Alcohol detox and rehabilitation are treatments for those who suffer from alcoholism; unfortunately, many people around the UK need these services. Alcohol is a highly addictive substance that causes substantial harm to those who abuse it.
Regularly drinking over the recommended allowance of fourteen units per week can lead to physical and mental health problems as well as addiction. But what if there was a substance that could mimic the positive effects of alcohol, without the adverse side effects? This sounds too gdadsao be true, but according to Professor David Nutt from Imperial College, a synthetic hangover-free alcohol could completely replace alcohol as we know it now by 2050.
A Safer Alternative to Alcohol?
Professor Nutt developed ‘alcosynth’, which he says will ensure that drinkers continue to enjoy the positive experience of alcohol but will no longer suffer from a pounding headache, nausea, dizziness or a dry mouth. He added, “It will be there alongside the scotch and the gin, they’ll dispense the alcosynth into your cocktail and then you’ll have the pleasure without damaging your liver and your heart. They go very nicely into mojitos. They even go into something as clear as a Tom Collins. One is pretty tasteless; the other has a bitter taste.”
In order to create alcosynth, Professor Nutt trialled almost a hundred different compounds to find a substance that would affect the brain in a similar way to regular alcohol but without the nasty side effects. He said he is hoping that by 2050, alcosynth will replace existing alcohol. He said, “We know a lot about the brain science of alcohol; it’s become very well understood in the last 30 years. So we know where the good effects of alcohol are mediated in the brain, and can mimic them. And by not touching the bad areas, we don’t have the bad effects.”
Alcosynth could be the answer to the societal problems caused by regular alcohol, particularly in Wales, where sixty per cent of adults say another person’s drinking has harmed them, according to a survey.
A report by Public Health Wales (PHW) stated that twenty per cent of adults had been physically threatened by another person under the influence of alcohol, eleven per cent had suffered damage to their property, and five per cent had been assaulted by someone who had been drinking.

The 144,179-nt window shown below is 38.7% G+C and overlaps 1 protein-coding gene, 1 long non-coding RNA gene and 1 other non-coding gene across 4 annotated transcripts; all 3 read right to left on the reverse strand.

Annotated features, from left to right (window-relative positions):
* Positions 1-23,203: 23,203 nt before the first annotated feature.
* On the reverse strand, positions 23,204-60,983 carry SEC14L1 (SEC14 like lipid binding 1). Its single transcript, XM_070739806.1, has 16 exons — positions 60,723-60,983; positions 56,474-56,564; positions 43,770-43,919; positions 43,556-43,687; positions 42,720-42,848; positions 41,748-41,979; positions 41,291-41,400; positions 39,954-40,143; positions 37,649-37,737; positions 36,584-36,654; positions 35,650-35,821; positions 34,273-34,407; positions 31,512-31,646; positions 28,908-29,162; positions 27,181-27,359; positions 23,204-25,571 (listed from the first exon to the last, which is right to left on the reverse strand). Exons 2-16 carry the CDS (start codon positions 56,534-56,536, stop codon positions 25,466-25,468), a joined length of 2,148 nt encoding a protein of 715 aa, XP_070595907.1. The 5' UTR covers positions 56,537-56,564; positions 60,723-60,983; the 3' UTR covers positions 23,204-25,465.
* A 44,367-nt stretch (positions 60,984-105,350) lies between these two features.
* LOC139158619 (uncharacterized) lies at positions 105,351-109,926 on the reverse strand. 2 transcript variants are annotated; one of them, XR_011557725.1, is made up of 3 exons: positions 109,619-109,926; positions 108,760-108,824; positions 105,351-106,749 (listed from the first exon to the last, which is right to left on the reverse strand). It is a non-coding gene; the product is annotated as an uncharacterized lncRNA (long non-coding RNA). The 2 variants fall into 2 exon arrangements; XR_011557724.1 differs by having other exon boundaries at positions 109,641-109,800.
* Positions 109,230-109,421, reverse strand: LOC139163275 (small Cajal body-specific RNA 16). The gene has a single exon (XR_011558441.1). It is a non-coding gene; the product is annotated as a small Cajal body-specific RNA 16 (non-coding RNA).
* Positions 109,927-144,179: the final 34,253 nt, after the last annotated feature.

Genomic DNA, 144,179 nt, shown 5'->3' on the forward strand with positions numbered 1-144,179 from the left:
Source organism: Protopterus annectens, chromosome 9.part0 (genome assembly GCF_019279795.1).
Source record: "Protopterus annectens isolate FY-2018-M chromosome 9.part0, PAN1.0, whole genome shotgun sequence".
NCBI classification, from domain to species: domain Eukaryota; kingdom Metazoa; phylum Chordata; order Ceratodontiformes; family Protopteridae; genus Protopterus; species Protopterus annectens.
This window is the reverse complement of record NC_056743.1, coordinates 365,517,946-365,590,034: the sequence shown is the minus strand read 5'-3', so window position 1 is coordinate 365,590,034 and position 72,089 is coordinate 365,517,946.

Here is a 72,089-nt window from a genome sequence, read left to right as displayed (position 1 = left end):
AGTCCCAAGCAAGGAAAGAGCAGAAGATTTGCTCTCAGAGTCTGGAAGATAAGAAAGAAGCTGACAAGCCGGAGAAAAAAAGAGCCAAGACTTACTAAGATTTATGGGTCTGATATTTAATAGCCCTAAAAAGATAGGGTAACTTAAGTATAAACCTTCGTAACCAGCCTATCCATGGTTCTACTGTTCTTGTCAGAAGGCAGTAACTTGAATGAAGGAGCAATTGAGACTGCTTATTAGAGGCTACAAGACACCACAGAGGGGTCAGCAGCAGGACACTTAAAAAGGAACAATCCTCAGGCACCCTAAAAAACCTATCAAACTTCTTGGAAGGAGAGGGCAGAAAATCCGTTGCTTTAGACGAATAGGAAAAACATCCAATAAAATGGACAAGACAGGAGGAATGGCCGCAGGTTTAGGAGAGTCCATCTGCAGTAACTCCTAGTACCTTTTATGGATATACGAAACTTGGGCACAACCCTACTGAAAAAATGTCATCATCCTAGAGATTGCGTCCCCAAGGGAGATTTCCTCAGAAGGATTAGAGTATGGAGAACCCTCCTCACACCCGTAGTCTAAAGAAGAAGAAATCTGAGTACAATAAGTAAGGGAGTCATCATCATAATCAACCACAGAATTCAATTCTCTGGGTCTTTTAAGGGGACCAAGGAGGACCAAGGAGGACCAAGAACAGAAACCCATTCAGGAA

Alcohol Concern Cymru’s Andrew Misell said, “It is time to ask whether we want alcohol to play such a prominent part in so many areas of life”.
The report was conducted by PHW along with Liverpool John Moores University and is titled Alcohol’s Harms to Others. In it, 1,071 people over the age of eighteen were surveyed across Wales. PHW’s Professor Mark Bellis said, “Some of these harms are due to drunken violence, but others result from accidents, threats or even financial problems when too much household income goes on one person’s drinking.”
The results of the survey showed that the majority of harm caused by those under the influence of alcohol was carried out by individuals known to the victim. In most cases, the drinker was a family member, partner or friend. Types of harm included serious arguments, needing to call the police, and turning to alcohol in a bid to cope with the behaviour.
According to Dr Zara Quigg from Liverpool John Moores University: “Identifying the broad impact that alcohol use can have on individuals, those around them and wider society is important to informing the development, implementation and targeting of interventions to reduce and prevent alcohol-related harms.”
Hopefully, the future will see alcosynth replacing alcohol and then having a positive impact on society as a whole. However, for now, there still needs to be more education on the dangers of alcohol abuse because more and more people are affected by this chemical substance every day and it is placing a huge burden on the economy.
At the moment, those with alcohol addiction will usually be expected to complete an alcohol detox prior to starting a programme of rehabilitation. Alcohol detox programmes are available around the country and, in most instances, it is advisable for those who want to overcome alcoholism to detox in a supervised facility.
Alcohol detox facilities are the safest and most comfortable places to quit drinking. With constant care and support, the process does not have to be painful, and the recovering alcoholic will have a greater chance of completing the detox without returning to alcohol.
Once detox has been completed, the individual can begin treatment in either an outpatient or inpatient clinic. Addiction Helper can provide information on the various treatment providers in and around your area, and can put you in touch with the clinic of your choice once you are ready to move forward. Contact us today for more information on how to start your recovery journey.
Sources: Alcohol drinkers in Wales ’cause harm to 60% of people’ (BBC)